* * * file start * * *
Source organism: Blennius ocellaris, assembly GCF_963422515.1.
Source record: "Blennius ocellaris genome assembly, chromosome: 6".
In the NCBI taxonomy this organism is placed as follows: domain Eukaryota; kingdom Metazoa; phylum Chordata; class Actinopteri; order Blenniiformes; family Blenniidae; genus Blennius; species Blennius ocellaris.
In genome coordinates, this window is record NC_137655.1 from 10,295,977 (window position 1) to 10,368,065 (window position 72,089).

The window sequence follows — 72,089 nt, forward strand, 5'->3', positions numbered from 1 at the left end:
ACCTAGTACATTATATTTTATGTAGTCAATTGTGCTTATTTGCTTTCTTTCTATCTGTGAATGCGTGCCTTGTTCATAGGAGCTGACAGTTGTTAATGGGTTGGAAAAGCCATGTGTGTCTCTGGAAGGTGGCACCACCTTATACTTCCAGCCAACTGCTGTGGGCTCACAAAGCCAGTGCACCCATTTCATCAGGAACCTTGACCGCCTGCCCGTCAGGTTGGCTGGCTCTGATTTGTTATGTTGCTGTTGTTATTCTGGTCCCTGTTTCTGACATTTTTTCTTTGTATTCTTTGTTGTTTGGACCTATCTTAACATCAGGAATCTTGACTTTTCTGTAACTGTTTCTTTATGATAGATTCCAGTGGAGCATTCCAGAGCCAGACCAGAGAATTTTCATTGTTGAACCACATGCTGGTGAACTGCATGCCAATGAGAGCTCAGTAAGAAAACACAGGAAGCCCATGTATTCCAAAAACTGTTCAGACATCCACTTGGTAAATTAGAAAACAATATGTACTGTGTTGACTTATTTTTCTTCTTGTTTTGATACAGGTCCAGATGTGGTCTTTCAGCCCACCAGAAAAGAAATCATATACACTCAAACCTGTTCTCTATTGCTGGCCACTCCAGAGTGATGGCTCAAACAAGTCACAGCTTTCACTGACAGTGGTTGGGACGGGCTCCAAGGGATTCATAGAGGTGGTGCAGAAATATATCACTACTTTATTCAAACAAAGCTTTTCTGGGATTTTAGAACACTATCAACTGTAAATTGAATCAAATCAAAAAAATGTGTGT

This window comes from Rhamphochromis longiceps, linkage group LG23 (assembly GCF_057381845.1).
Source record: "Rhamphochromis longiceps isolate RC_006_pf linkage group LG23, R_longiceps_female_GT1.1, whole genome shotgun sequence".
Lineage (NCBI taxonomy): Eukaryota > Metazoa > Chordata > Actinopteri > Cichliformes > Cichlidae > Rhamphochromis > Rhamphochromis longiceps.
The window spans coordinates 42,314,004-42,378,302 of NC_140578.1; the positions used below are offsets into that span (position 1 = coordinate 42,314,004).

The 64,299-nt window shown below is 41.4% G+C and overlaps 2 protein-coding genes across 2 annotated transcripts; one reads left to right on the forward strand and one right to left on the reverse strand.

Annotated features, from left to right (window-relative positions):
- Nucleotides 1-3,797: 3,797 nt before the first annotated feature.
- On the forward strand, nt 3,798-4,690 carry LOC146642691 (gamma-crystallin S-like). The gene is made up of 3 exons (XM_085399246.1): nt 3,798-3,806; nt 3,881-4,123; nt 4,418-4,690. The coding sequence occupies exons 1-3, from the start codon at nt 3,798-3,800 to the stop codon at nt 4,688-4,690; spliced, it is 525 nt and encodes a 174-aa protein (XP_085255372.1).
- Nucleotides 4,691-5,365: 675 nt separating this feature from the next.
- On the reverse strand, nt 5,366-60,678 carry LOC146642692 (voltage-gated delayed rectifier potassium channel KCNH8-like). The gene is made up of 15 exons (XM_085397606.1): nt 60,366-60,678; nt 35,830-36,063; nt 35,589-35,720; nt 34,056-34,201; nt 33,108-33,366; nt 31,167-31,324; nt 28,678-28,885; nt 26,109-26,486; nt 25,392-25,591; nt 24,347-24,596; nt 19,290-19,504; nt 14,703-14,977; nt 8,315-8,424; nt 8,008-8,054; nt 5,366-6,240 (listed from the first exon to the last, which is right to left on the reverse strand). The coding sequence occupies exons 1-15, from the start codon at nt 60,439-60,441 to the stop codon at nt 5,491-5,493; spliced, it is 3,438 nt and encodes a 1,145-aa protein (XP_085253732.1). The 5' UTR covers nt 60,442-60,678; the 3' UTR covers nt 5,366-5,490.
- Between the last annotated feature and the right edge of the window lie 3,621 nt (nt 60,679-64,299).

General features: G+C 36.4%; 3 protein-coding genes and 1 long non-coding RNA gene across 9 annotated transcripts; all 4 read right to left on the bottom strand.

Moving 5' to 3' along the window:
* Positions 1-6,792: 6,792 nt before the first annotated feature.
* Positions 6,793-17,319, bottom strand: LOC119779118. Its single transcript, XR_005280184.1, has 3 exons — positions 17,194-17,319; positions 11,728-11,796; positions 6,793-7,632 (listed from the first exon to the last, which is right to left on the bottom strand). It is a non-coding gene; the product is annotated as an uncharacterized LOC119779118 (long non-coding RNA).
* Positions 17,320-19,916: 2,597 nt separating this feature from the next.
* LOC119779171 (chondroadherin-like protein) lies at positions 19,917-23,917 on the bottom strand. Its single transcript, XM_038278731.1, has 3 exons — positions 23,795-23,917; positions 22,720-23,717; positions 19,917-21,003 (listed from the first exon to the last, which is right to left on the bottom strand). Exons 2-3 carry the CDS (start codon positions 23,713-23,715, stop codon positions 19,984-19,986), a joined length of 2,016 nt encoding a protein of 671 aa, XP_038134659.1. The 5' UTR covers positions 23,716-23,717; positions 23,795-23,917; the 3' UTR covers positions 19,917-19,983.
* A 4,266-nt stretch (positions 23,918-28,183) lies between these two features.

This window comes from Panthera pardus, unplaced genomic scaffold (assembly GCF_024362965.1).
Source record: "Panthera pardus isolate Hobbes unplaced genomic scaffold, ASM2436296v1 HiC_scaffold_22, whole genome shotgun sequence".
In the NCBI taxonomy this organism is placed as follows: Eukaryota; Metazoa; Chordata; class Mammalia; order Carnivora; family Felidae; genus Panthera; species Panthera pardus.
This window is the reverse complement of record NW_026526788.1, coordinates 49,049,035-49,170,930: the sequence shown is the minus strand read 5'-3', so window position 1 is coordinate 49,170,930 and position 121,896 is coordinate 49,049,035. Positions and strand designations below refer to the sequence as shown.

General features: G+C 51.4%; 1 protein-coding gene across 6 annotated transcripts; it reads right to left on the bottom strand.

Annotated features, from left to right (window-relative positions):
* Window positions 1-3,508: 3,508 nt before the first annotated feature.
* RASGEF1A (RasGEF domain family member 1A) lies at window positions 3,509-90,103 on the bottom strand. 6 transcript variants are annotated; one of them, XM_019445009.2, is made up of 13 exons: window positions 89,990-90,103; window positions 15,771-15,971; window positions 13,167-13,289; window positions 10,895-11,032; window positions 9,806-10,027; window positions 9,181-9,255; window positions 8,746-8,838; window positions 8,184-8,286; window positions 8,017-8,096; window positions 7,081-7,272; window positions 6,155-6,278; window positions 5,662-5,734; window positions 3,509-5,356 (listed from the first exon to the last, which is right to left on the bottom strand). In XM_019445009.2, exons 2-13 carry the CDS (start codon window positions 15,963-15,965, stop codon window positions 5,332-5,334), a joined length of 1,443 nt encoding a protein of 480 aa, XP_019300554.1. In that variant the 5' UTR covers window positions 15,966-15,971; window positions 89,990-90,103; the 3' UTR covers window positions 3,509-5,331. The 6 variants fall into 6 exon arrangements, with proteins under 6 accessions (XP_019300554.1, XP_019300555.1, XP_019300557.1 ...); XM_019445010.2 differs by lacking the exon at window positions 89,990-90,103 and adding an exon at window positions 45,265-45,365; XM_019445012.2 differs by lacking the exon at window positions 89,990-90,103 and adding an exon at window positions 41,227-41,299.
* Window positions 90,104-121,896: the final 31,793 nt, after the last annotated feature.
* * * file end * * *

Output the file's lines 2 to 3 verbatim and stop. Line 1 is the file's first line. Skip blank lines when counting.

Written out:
Source record: "Blennius ocellaris genome assembly, chromosome: 6".
In the NCBI taxonomy this organism is placed as follows: domain Eukaryota; kingdom Metazoa; phylum Chordata; class Actinopteri; order Blenniiformes; family Blenniidae; genus Blennius; species Blennius ocellaris.